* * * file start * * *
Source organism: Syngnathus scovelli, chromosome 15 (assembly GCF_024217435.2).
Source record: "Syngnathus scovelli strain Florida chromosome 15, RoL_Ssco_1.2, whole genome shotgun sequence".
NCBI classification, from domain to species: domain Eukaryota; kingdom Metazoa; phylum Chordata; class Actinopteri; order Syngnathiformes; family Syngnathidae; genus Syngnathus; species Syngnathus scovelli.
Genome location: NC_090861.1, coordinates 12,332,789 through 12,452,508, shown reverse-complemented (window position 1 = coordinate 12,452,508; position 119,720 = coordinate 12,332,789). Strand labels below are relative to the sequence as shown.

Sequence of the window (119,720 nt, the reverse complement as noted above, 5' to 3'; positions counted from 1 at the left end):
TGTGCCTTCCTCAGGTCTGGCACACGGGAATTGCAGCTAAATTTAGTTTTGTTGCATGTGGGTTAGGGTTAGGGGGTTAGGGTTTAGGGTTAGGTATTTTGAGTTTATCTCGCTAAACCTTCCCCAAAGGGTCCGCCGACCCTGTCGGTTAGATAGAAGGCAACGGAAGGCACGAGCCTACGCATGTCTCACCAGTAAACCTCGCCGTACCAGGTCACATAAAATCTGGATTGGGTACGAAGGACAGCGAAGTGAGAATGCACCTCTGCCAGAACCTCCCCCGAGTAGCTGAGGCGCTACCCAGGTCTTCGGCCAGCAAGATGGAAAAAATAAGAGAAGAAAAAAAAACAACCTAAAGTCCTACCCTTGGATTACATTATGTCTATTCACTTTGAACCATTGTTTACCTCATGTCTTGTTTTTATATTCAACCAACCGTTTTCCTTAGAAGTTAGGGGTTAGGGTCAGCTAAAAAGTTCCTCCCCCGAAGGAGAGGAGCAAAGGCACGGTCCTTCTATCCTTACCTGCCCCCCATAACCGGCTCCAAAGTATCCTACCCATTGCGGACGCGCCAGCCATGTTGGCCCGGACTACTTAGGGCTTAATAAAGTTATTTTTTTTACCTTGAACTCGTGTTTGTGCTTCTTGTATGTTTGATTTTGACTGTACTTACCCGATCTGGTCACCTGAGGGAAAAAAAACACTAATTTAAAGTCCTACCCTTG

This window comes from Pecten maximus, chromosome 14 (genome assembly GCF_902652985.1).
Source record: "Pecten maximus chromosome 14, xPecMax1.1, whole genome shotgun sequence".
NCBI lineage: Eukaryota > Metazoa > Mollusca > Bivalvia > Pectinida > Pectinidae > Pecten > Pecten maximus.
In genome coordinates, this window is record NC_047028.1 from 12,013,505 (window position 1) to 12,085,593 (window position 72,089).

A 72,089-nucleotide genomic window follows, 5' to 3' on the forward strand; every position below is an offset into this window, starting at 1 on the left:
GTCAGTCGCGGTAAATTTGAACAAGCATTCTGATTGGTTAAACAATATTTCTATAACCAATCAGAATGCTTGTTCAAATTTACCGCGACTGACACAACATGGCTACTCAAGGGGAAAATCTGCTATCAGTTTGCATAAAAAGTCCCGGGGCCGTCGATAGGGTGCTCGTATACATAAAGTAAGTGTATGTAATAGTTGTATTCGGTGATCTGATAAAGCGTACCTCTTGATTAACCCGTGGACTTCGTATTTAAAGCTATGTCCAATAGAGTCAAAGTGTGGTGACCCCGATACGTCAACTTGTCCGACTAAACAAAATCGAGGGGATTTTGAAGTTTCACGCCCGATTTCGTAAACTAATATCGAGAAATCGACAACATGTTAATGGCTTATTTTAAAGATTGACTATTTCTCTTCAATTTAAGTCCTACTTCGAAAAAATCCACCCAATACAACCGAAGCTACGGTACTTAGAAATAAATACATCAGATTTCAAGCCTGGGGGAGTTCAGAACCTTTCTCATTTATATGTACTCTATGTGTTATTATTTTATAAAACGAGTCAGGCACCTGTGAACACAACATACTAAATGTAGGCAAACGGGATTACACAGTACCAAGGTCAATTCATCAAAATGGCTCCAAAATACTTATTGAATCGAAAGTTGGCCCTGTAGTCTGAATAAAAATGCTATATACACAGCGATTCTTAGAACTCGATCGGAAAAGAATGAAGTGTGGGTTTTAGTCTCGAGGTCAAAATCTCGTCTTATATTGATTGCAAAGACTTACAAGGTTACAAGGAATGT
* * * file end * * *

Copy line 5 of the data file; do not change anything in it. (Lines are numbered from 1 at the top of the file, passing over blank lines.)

Sequence of the window (119,720 nt, the reverse complement as noted above, 5' to 3'; positions counted from 1 at the left end):